The leaves of the plant Artemisia annua are the natural source of the potent antimalarial drug artemisinin. Now, scientists investigating the biosynthesis of artemisinin say the plant could also be a potential source of other novel pharmaceuticals.
Artemisinin, a sesquiterpene lactone, accumulates in glandular trichomes, or extracellular cavities, in hairs on the surface of the plant’s leaves. Significantly, 1% of the dried weight of the leaves is artemisinin.
The researchers, led by Ian Graham, professor of biochemical genetics at York, set out to investigate the in vivo function of cytochrome p450s, key enzymes in the biosynthesis of artemisinin. They looked at the enzyme CYP71AV1 responsible for catalysing the three step conversion of amorpha-4,11-diene (A-4,11-D) to artemisinic acid (PNAS, doi: 10.1073/pnas.161156113). By using mutagenesis and screening technology, the team isolated and characterised a mutant plant with a disrupted CYP71AV1 gene and corresponding enzyme. However, instead of observing a build-up of the precursor molecule A-4,11-D in the mutant, as expected, they found the diene had converted to a new compound, which they called arteannuin X.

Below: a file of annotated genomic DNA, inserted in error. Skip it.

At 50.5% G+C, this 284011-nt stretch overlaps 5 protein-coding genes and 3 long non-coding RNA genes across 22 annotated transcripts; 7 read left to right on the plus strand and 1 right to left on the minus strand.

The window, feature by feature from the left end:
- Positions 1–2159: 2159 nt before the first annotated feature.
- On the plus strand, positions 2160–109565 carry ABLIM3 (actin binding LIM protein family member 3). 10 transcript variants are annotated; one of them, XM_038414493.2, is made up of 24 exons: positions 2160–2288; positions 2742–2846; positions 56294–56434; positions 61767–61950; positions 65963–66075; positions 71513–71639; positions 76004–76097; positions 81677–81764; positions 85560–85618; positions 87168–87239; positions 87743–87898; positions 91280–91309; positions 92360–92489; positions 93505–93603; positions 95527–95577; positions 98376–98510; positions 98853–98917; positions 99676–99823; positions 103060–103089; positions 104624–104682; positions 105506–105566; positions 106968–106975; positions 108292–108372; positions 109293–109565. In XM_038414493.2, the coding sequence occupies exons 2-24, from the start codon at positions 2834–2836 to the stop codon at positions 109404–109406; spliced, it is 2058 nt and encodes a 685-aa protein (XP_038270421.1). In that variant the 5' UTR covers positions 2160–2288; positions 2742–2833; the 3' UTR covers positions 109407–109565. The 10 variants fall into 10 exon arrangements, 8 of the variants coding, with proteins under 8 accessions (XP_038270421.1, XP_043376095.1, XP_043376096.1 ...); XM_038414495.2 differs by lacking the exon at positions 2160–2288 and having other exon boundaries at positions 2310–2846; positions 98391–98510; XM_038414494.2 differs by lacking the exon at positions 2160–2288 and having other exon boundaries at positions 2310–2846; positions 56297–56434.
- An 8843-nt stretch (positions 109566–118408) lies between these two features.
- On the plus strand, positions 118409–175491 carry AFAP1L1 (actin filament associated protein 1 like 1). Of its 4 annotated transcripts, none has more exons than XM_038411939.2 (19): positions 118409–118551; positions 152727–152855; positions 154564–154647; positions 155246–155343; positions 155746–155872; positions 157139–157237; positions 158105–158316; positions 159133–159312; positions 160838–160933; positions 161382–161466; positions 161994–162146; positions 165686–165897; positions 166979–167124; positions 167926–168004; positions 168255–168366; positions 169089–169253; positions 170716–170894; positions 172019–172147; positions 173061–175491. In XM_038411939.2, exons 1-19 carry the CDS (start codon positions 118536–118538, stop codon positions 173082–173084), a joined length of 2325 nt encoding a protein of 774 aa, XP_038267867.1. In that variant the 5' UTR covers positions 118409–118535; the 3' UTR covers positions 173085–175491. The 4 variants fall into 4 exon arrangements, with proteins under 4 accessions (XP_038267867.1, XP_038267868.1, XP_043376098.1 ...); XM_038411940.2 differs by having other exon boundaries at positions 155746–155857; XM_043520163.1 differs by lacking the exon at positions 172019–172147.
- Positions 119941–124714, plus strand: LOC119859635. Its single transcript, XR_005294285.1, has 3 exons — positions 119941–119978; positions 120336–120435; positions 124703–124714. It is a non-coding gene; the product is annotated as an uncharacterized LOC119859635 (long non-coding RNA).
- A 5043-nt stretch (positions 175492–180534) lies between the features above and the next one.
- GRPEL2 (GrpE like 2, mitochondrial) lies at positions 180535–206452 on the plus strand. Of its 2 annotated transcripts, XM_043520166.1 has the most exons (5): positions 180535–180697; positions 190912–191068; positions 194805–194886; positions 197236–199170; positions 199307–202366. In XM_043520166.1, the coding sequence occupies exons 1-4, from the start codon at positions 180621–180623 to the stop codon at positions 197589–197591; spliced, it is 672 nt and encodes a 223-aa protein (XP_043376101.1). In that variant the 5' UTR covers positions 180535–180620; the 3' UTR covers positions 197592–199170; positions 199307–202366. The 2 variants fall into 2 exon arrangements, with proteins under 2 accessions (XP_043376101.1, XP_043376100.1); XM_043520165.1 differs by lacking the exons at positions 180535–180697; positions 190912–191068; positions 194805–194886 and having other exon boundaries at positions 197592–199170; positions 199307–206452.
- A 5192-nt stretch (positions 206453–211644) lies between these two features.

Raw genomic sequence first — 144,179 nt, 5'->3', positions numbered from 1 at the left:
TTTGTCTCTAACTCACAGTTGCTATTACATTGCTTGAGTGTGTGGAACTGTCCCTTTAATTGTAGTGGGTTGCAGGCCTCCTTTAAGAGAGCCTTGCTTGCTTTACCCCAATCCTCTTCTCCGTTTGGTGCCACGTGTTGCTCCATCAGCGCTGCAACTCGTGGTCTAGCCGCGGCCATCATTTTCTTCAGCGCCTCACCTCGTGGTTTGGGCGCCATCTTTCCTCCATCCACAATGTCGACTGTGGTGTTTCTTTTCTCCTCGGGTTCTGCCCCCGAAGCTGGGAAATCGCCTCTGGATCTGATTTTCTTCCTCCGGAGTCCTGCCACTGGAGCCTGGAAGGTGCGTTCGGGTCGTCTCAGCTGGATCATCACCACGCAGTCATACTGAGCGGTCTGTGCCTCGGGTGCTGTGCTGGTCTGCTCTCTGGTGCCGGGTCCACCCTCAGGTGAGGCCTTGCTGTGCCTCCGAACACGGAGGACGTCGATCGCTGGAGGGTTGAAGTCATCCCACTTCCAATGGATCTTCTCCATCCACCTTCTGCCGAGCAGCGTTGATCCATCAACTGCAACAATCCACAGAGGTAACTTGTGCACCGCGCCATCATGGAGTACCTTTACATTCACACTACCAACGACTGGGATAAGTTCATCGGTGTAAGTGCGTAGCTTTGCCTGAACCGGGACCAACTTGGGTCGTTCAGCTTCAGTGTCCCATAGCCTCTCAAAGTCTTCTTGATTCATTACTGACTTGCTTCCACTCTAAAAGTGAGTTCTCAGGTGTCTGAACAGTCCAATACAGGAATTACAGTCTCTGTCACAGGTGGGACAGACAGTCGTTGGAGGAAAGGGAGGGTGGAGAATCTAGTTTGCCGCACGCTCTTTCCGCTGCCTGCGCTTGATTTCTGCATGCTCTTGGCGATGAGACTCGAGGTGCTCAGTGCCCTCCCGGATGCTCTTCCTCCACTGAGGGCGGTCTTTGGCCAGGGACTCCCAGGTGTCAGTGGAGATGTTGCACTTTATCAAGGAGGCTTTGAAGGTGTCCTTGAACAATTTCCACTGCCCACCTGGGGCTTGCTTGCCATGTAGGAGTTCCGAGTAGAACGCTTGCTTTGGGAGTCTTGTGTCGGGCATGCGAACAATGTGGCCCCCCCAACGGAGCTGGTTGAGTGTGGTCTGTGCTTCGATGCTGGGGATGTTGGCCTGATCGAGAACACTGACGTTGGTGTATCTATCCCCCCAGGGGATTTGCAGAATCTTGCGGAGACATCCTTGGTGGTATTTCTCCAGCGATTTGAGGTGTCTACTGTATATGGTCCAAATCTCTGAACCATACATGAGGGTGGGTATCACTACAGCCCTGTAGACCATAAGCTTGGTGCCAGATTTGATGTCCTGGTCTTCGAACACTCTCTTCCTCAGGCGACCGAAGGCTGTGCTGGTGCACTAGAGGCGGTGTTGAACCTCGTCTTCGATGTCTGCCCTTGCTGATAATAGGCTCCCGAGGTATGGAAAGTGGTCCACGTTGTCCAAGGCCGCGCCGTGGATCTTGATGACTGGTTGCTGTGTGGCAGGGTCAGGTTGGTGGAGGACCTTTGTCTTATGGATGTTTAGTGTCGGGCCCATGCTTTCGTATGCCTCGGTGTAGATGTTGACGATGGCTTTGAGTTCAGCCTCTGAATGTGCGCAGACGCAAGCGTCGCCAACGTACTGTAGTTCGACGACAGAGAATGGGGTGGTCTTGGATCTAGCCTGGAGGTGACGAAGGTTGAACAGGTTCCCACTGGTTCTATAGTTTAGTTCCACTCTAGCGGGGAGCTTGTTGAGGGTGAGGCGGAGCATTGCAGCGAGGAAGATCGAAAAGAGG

University of Reading chemist Geoff Brown confirmed arteannuin X to be a sesquiterpene epoxide by NMR. The epoxide was present at around half the concentration of artemisinin in the trichomes of the wild plant. According to the researchers, this demonstrates the potential of trichomes as factories for producing novel sesquiterpenes at commercially viable levels. Graham adds, ‘We reason that if we can have a factory that accumulates amorpha-4,11, diene using either naturally occurring enzymes in the factory or by introducing new enzymes, we should be able to develop a synthetic biology platform for making a whole range of molecules.’
The researchers also confirmed that the final stages of artemisinin production from artemisinic acid via dihydroartemisinic acid (DHAA) is light-dependent and non-enzymatic. This finding implies that the structure of the trichomes allows this process to happen. Graham explains, ‘Non-toxic DHAA is produced inside the cells of the trichomes and probably then pumped out to the extracellular cavity, where the non-enzymatic light dependent reaction occurs to produce the toxic artemisinin.’
John Mann emeritus professor of chemistry at Queen’s University Belfast, UK, comments: ‘ Inhibition of key enzymes thus allows access to novel intermediates which should provide opportunities for semi-synthesis of valuable bioactive natural products and new analogues in the future.’